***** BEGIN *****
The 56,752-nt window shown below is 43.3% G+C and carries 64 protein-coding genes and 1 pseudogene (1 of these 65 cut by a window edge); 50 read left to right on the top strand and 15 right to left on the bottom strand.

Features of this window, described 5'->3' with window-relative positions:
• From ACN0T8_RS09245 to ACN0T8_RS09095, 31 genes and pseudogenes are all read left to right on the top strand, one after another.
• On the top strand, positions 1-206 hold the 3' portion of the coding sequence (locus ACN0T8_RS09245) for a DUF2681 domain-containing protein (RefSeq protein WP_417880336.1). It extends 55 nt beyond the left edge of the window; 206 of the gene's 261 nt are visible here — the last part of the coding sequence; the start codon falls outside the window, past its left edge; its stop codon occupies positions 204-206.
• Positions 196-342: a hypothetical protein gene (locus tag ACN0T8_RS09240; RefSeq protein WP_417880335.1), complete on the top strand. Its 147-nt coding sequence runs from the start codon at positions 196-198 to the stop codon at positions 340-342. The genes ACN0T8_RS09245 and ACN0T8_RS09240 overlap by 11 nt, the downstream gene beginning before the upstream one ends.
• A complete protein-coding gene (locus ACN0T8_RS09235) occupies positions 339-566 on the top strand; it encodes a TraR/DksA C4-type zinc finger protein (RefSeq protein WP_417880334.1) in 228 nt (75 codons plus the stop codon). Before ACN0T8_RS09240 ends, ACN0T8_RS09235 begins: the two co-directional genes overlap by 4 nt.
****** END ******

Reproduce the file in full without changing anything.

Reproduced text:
The 56,752-nt window shown below is 43.3% G+C and carries 64 protein-coding genes and 1 pseudogene (1 of these 65 cut by a window edge); 50 read left to right on the top strand and 15 right to left on the bottom strand.

Features of this window, described 5'->3' with window-relative positions:
• From ACN0T8_RS09245 to ACN0T8_RS09095, 31 genes and pseudogenes are all read left to right on the top strand, one after another.
• On the top strand, positions 1-206 hold the 3' portion of the coding sequence (locus ACN0T8_RS09245) for a DUF2681 domain-containing protein (RefSeq protein WP_417880336.1). It extends 55 nt beyond the left edge of the window; 206 of the gene's 261 nt are visible here — the last part of the coding sequence; the start codon falls outside the window, past its left edge; its stop codon occupies positions 204-206.
• Positions 196-342: a hypothetical protein gene (locus tag ACN0T8_RS09240; RefSeq protein WP_417880335.1), complete on the top strand. Its 147-nt coding sequence runs from the start codon at positions 196-198 to the stop codon at positions 340-342. The genes ACN0T8_RS09245 and ACN0T8_RS09240 overlap by 11 nt, the downstream gene beginning before the upstream one ends.
• A complete protein-coding gene (locus ACN0T8_RS09235) occupies positions 339-566 on the top strand; it encodes a TraR/DksA C4-type zinc finger protein (RefSeq protein WP_417880334.1) in 228 nt (75 codons plus the stop codon). Before ACN0T8_RS09240 ends, ACN0T8_RS09235 begins: the two co-directional genes overlap by 4 nt.